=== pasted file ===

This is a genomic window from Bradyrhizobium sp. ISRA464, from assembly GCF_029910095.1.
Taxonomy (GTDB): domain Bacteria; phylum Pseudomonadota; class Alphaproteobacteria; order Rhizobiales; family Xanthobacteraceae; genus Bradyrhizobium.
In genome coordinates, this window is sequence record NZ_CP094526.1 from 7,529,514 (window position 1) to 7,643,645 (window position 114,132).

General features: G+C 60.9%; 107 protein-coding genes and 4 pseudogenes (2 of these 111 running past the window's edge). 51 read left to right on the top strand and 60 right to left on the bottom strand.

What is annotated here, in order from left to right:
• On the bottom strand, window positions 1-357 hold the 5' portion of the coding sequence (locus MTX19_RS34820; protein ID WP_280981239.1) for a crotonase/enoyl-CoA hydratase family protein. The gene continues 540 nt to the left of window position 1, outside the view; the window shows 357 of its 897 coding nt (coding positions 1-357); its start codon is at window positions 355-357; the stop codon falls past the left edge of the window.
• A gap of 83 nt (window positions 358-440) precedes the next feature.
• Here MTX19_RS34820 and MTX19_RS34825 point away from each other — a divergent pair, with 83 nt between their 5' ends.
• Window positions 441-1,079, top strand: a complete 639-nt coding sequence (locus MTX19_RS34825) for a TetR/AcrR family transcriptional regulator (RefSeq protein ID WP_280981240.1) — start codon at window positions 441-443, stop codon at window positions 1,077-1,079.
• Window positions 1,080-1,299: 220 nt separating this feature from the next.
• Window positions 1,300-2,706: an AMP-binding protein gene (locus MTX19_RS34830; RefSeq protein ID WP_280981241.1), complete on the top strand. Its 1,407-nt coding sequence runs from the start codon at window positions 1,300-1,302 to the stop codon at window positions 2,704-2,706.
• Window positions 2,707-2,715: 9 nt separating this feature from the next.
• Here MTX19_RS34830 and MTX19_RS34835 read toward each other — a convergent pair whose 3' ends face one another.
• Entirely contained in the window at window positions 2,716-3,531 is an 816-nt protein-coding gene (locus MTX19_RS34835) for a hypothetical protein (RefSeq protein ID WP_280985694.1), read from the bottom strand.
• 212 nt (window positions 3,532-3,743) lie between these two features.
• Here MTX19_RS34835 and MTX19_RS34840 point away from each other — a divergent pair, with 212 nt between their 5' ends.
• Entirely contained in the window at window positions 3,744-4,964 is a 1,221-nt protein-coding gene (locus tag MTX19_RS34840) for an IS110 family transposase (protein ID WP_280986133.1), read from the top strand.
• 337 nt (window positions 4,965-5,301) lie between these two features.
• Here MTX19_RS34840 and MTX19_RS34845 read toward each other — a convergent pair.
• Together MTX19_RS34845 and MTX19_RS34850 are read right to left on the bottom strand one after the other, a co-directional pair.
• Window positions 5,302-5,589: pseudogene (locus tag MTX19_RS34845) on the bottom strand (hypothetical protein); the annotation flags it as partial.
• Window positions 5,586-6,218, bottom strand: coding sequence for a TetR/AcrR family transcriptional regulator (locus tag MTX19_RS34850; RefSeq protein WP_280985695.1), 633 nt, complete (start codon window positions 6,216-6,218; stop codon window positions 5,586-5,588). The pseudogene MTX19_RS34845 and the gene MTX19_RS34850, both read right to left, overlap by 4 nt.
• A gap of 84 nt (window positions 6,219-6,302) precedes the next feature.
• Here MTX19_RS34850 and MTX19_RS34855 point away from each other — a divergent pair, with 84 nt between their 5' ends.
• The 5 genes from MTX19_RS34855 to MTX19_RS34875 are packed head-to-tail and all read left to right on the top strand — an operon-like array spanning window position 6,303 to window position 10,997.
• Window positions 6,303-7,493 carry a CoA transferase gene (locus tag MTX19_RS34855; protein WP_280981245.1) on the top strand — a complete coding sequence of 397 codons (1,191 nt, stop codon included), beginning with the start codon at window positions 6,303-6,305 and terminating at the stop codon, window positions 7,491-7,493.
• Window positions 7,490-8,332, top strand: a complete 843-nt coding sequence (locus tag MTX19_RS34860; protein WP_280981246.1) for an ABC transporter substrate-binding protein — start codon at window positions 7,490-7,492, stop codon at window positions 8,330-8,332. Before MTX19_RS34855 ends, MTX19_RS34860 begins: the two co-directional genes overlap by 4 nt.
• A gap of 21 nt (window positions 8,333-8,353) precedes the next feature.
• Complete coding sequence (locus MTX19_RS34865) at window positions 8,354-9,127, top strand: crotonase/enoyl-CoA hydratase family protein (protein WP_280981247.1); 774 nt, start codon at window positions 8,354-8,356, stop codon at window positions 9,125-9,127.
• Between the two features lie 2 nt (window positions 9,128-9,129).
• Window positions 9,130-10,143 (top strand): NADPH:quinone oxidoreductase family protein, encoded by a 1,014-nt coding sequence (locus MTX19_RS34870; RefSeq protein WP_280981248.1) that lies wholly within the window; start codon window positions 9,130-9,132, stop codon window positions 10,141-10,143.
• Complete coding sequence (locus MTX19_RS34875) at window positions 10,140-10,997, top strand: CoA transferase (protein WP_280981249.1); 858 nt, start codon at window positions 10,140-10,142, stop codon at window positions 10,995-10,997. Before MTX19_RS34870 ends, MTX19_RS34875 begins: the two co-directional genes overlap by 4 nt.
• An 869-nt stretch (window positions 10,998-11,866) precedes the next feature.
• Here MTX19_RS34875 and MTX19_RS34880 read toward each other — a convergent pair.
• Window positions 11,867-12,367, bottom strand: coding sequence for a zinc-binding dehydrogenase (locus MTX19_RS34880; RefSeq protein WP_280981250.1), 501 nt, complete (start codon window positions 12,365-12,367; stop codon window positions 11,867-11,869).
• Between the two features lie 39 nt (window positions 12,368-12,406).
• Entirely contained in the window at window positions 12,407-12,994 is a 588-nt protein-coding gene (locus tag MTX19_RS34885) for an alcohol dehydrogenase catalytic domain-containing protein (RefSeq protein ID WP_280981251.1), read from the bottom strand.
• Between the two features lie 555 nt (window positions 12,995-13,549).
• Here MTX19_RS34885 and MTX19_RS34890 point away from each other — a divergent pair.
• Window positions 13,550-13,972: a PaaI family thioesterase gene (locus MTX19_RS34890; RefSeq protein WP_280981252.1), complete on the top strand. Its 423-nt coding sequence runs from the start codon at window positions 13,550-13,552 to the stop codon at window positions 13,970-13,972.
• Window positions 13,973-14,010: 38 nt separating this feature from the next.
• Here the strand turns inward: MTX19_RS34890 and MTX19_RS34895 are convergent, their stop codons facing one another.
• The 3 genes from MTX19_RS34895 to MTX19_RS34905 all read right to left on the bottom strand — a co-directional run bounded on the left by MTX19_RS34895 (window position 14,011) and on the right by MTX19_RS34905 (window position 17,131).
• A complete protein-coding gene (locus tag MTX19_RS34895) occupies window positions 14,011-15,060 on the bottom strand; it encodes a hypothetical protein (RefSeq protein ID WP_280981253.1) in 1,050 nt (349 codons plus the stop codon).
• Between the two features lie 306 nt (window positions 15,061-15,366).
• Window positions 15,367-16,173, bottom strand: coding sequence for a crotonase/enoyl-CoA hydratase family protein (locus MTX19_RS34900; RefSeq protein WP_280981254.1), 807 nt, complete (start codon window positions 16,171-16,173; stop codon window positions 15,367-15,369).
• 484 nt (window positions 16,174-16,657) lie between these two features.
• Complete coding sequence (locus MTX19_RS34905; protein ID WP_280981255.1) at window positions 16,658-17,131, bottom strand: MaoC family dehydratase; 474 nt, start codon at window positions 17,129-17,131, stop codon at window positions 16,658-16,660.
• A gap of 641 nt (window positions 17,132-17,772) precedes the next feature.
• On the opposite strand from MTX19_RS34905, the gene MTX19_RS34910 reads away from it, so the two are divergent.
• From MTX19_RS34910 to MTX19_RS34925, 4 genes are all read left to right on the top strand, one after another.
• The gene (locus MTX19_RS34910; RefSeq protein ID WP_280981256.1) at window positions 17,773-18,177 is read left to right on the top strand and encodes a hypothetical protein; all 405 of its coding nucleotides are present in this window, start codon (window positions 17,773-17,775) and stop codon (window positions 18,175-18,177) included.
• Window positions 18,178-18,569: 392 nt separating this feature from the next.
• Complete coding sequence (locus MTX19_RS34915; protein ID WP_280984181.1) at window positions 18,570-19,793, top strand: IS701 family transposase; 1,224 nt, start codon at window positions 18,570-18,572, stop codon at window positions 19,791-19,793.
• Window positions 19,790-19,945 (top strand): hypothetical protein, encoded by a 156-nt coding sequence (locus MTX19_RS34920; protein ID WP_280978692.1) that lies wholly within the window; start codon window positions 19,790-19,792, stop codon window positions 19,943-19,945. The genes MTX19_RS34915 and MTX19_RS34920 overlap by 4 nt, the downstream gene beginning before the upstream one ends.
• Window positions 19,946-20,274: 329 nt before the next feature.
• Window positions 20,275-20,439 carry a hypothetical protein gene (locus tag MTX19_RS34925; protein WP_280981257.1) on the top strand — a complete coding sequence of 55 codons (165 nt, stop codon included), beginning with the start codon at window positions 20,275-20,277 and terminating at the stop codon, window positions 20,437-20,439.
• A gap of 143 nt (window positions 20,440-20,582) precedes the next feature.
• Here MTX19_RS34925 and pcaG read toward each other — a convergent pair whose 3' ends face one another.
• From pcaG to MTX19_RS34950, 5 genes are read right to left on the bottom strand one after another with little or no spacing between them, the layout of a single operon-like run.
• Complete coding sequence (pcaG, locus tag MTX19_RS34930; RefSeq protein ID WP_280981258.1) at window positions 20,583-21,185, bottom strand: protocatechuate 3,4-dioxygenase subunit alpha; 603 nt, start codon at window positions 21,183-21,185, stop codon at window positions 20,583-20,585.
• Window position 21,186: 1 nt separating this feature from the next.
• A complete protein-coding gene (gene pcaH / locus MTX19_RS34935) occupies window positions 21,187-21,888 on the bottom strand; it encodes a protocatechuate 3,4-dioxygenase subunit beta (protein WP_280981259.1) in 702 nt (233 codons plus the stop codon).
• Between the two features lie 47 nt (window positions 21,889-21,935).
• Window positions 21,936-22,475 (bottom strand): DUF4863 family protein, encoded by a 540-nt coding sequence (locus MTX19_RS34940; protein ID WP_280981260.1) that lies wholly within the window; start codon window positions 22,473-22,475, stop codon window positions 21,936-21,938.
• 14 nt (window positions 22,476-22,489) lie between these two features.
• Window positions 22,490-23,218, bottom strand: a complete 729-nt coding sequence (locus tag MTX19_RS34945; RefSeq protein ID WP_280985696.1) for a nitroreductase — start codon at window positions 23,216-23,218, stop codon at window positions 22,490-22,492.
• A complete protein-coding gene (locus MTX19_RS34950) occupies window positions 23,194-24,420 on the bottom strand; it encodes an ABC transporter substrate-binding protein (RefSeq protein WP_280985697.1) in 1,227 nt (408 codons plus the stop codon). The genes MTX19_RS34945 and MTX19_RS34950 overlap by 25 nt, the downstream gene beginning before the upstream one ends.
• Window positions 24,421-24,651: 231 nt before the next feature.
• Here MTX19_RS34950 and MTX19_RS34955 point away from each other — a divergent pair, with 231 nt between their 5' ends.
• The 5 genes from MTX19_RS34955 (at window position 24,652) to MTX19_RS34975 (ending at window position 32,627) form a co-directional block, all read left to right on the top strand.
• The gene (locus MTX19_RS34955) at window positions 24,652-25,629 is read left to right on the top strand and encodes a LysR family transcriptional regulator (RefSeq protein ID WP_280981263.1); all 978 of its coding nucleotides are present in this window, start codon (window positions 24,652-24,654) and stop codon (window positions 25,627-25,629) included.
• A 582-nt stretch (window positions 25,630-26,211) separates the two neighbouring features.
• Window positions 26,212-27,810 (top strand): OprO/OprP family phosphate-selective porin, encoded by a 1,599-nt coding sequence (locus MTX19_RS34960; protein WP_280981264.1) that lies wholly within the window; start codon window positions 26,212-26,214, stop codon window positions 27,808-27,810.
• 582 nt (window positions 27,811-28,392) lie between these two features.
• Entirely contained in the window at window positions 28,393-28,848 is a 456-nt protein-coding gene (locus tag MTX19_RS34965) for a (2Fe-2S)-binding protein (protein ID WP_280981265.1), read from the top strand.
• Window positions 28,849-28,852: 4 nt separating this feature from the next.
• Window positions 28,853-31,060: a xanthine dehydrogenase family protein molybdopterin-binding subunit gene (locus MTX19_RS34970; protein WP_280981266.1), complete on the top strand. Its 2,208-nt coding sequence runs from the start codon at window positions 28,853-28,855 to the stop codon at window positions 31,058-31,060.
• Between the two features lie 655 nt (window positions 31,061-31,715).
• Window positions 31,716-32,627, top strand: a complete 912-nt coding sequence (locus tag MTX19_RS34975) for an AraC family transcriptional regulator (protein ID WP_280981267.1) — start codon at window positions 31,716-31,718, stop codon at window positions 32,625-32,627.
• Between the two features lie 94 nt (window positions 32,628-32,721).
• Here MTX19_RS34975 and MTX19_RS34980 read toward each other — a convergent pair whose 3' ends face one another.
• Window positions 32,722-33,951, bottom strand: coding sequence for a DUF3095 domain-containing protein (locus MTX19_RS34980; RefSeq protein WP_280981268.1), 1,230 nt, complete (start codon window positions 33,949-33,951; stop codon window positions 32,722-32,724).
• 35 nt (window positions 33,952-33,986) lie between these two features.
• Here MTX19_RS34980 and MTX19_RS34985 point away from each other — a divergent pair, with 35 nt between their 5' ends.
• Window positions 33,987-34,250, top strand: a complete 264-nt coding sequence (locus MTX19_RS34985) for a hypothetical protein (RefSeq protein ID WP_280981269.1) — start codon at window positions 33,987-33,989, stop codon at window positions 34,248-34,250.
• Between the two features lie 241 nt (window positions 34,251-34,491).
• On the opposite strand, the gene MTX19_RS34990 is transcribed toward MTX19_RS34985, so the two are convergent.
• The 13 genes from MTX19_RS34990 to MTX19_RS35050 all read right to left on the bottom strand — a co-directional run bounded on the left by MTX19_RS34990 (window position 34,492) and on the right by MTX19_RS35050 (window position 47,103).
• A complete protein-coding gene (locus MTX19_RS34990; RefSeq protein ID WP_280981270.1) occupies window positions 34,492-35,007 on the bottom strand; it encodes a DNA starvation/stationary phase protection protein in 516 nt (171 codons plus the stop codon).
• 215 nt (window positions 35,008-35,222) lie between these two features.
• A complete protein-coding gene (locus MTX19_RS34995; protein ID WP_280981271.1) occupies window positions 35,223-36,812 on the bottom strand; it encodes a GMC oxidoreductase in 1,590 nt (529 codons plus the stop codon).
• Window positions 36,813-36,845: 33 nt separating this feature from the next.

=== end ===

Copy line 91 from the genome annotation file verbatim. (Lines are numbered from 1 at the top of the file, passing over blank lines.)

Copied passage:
• 215 nt (window positions 35,008-35,222) lie between these two features.